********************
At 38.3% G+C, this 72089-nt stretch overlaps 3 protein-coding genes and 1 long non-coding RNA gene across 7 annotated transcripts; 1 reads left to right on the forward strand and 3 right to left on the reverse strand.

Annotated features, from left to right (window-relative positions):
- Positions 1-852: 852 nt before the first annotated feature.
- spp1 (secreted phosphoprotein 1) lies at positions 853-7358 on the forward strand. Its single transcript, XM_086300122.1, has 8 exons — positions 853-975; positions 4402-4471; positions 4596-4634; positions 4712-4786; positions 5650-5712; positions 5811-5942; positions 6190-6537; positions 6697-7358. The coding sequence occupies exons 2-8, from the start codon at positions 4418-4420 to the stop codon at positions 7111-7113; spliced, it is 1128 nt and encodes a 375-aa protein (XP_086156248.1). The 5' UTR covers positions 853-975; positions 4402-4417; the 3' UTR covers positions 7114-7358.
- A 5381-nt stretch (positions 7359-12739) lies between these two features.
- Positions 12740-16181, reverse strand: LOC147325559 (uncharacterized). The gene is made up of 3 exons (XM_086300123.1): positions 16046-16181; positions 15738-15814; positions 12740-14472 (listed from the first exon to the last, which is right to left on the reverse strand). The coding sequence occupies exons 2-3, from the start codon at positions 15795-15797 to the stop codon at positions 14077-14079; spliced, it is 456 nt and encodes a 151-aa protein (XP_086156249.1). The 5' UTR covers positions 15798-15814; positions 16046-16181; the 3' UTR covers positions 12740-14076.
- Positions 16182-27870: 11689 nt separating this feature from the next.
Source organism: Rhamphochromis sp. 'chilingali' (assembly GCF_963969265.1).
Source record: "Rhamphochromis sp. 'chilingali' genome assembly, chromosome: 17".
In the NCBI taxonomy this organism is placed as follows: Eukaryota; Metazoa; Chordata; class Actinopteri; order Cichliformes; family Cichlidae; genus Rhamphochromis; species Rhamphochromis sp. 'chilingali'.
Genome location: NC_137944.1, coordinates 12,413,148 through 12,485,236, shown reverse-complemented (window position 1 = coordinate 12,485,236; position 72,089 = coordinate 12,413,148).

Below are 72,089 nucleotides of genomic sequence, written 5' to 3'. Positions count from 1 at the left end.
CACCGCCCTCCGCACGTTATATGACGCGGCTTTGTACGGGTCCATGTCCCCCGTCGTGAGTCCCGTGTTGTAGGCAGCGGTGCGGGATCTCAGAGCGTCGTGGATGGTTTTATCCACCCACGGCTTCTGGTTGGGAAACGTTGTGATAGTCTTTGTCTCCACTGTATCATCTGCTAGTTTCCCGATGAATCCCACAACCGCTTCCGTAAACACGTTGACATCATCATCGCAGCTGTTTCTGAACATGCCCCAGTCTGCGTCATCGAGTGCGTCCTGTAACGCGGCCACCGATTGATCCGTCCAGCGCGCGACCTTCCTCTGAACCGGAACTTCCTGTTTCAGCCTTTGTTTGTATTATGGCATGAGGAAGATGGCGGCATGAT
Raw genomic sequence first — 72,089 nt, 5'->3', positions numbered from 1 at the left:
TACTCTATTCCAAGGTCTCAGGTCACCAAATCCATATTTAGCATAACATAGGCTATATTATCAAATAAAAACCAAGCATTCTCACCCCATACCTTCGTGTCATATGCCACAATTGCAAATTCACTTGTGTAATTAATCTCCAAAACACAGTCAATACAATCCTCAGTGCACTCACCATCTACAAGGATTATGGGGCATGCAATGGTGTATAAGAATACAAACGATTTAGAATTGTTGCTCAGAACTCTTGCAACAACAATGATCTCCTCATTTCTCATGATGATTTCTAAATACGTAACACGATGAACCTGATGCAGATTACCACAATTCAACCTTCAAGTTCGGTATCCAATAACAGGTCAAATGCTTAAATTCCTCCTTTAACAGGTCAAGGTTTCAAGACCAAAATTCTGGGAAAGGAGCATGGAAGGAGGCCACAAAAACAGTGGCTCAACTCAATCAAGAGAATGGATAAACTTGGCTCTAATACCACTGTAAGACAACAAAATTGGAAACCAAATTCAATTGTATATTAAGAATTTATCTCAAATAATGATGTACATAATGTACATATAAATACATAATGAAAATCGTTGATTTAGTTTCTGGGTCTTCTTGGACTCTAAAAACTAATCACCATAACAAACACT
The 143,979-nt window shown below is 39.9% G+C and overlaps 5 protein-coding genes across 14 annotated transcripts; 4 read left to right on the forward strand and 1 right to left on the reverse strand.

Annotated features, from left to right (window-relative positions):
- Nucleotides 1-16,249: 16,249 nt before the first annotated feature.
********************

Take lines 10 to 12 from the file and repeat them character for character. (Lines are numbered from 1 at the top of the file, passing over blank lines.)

In the NCBI taxonomy this organism is placed as follows: Eukaryota; Metazoa; Chordata; class Actinopteri; order Cichliformes; family Cichlidae; genus Rhamphochromis; species Rhamphochromis sp. 'chilingali'.
Genome location: NC_137944.1, coordinates 12,413,148 through 12,485,236, shown reverse-complemented (window position 1 = coordinate 12,485,236; position 72,089 = coordinate 12,413,148).

Below are 72,089 nucleotides of genomic sequence, written 5' to 3'. Positions count from 1 at the left end.